Bandura’s theory also allows educators to model their students’ goals. For example, a

student’s goal may be to solve an algebraic problem with two variables. As an educator, you can

model this with the use of Vygotsky’s idea of zone of proximal development. Through this idea,

you would start off with demonstrating a problem without any variables. The student easily

understands this, so you continue to model a problem with one variable on the board. The

student begins to struggle with these problems, so you continue to aid the student until he

comprehends how to solve these on his own. You would then begin to model an algebraic

problem with two variables on the whiteboard. Once again, the student struggles. You continue

to aid the student with more examples. Eventually, the student has reached his goal. You have

used Bandura’s theory of social cognition and Vygotsky’s idea of zone of proximal development

to teach a student how to solve algebraic problems.

Aside from Bandura’s theory of social cognition, I have included B.F. Skinner’s and

Vygotsky’s theories. B.F. Skinner is a credited founder of behaviorism. Within this theory is a

principle called operant conditioning. Operant conditioning is a method in which learning occurs

using rewards and punishments for behaviors. A reinforcement is used to increase the frequency
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of a particular behavior, while a punishment is used to decrease the frequency of a particular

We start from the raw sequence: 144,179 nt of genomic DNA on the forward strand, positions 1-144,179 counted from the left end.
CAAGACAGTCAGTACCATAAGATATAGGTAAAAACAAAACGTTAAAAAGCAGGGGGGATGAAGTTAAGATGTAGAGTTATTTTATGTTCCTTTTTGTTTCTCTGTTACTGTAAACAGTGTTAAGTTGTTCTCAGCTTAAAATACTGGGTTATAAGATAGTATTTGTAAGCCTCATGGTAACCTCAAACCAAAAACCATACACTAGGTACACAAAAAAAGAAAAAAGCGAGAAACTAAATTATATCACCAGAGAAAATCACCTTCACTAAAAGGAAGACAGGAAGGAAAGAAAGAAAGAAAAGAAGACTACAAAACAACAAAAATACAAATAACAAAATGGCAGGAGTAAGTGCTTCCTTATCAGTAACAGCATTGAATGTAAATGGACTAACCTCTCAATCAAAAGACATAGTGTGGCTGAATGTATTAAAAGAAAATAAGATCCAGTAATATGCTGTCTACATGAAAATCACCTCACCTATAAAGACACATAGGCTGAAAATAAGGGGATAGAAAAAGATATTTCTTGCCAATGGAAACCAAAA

behavior. In my scenario, I was using a reward to increase the behavior of a child that imitated

my preferred behavior.

Vygotsky is a credited theorist of the sociocultural theory. Vygotsky believed that social

interactions and cultural environments play an essential role in cognitive development.

Vygotsky also developed a principle known as the zone of proximal development. The zone of

proximal development can be defined as the range of tasks children cannot complete on their

own, but can complete with the help of others. I have used Vygotsky’s idea of zone of proximal

development in my example of a student learning how to solve algebraic problems with two

variables.

I am very enthused to become an Elementary/Special Education teacher. In the

boundaries of my classroom, and even inside my own home and outside world, I plan to execute

modeling. Albert Bandura, along with other theorists, have generated theories in which I am

excited to implement. Although I understand that I am not the only model within my students’

lives, such as parents, television, etc., I hope that I can use this theory to not only help my

students, but also the world in which we live.
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References

LaMorte, W. (2016). The Social Cognitive Theory. Sphweb.bumc.bu.edu. Retrieved 9 April

2017, from http://sphweb.bumc.bu.edu/otlt/MPH-

Modules/SB/BehavioralChangeTheories/BehavioralChangeTheories5.html

McLeod, S. (2011). Albert Bandura | Social Learning Theory | Simply Psychology.

Simplypsychology.org. Retrieved 9 April 2017, from

https://www.simplypsychology.org/bandura.html

Ormrod, J. (2012). Essentials of educational psychology (3rd ed., p. 18). Boston: Pearson.

Ormrod, J. (2012). Essentials of educational psychology (3rd ed., pp. 86-87). Boston: Pearson.

Ormrod, J. (2012). Essentials of educational psychology (3rd ed., p. G-6). Boston: Pearson.

Self-efficacy. (2017, March 23). In Wikipedia, The Free Encyclopedia. Retrieved 21:30, April 9,

2017, from https://en.wikipedia.org/w/index.php?title=Self-efficacy&oldid=771841585